For me the word hippotherapy conjures up a cartoon image of a hippopotamus sprawled out on a psychiatrist's sofa. But in fact it has nothing to do with hippos. It's derived from the Greek hippos (horse), and literally refers to treatment or therapy aided by a horse.
Hippotherapy rose to prominence in Germany, Austria, and Switzerland in the 1960s, as an adjunct to traditional physical therapy. A specially trained horse and horse handler applied the practices of physiotherapy to the horse's gait, tempo and cadence. These movements were carefully modulated to induce neuromuscular changes in the patient (rider).
Today hippotherapy is used to treat patients with a broad range of neurological and other disabilities such as autism, cerebral palsy, arthritis, multiple sclerosis, Down syndrome, spinal cord injury, and behavioral disorders.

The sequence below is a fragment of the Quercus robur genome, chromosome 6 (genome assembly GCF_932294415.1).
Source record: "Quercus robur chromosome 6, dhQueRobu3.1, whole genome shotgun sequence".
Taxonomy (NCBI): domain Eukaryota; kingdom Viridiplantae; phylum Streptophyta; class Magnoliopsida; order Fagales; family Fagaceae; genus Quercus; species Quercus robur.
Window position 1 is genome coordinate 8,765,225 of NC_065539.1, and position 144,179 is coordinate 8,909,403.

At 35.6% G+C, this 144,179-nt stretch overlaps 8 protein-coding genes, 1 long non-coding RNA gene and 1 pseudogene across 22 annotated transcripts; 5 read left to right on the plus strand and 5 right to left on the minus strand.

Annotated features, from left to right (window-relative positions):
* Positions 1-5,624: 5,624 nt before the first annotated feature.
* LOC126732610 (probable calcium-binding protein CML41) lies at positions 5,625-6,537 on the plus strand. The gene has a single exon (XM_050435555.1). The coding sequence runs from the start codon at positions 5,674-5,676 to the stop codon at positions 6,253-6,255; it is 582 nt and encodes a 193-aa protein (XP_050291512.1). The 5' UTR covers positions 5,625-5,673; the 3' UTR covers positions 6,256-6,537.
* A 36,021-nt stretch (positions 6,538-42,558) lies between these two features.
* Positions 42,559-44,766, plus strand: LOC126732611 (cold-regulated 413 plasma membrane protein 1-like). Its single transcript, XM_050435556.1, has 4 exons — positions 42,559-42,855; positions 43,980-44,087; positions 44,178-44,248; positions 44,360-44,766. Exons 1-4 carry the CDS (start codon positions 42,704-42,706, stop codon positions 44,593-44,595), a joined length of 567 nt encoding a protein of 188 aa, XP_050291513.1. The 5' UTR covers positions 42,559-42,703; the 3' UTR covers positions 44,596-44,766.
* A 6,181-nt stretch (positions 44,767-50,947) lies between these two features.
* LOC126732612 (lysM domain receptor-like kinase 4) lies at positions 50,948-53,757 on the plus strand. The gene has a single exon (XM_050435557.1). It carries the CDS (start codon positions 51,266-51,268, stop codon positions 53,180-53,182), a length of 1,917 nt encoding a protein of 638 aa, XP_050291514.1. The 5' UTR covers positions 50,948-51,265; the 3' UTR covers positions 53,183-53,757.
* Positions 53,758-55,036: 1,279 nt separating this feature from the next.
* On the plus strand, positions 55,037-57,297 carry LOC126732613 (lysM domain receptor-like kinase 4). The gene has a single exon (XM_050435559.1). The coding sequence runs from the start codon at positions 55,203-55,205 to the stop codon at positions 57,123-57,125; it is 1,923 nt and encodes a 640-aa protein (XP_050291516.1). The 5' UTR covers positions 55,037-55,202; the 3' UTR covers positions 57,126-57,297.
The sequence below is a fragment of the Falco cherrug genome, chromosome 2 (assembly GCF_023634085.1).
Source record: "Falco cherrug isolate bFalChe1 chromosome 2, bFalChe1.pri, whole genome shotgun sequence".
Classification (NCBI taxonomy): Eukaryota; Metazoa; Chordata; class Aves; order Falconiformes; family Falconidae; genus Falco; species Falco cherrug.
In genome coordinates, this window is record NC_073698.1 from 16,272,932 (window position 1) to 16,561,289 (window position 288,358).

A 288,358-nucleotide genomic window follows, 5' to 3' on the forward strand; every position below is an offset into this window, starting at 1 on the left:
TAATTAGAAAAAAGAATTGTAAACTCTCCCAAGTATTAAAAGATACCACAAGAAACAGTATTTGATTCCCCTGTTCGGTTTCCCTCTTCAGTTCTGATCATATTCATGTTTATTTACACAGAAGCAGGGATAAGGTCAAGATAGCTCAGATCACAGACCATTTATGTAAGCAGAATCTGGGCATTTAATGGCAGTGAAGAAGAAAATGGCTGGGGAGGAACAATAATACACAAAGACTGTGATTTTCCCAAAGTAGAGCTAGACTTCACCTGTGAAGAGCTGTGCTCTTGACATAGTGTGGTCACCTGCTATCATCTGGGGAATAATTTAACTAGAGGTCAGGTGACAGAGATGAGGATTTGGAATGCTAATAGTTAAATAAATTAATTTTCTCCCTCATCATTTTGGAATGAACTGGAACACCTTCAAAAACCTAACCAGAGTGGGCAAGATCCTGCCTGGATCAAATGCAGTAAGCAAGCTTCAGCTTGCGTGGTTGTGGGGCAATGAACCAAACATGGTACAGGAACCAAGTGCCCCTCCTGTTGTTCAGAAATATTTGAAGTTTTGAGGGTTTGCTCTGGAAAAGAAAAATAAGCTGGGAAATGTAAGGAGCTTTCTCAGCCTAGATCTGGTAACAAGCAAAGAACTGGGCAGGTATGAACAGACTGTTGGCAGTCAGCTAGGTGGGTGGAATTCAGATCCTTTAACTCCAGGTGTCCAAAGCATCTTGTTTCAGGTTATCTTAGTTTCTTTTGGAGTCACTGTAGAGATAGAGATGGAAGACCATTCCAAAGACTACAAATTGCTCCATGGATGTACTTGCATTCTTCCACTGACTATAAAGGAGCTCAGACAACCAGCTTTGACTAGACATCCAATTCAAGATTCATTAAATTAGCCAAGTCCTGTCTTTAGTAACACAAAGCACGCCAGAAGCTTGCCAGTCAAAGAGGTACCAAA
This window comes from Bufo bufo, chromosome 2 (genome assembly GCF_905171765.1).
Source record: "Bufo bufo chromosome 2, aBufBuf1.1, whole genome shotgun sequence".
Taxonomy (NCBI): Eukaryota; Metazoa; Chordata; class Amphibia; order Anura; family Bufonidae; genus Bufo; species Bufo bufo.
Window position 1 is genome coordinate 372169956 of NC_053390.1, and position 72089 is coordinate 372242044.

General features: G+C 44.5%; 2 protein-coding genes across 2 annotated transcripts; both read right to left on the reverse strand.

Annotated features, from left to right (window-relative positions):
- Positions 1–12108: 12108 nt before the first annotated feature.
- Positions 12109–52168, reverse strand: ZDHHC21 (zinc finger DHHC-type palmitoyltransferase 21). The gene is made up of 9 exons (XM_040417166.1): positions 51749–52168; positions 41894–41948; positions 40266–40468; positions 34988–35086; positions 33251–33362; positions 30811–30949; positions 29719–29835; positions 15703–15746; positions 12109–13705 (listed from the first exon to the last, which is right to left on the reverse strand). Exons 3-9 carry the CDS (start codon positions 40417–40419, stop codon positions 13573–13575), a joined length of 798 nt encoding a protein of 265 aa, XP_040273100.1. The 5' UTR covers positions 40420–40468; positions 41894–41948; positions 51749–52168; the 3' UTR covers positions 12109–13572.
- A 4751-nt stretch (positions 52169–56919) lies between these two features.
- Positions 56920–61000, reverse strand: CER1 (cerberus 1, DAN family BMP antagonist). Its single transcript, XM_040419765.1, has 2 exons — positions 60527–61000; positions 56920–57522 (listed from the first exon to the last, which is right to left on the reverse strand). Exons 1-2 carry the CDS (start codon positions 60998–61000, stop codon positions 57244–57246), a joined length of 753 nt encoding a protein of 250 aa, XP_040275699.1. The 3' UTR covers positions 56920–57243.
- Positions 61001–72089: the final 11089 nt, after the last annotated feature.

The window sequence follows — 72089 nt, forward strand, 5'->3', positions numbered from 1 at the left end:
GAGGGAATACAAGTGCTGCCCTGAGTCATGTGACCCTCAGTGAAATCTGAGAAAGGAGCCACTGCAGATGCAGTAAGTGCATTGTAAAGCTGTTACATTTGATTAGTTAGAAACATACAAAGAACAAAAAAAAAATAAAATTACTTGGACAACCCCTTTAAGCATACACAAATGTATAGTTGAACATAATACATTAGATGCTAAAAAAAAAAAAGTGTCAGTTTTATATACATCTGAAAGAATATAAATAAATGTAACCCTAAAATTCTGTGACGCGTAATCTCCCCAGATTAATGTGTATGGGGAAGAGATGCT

If you have ever witnessed equine-assisted activities first hand, you know that there is a special bond formed – an exchange of trust and caring between the rider and the horse. In my opion this bond creates a feeling of emotional wellbeing that is just as important to the patient as the physical aspects of the treatment.
For older horses, these programs can be a kind of emotional rebirth – a second chance to put their years of experience and patience to work in aiding these handicapped riders.
In 2013 Shenanigan Books will release a new title Journey written by sisters, Lisa Chambers and Jennifer Walters, which describe the life of one such horse.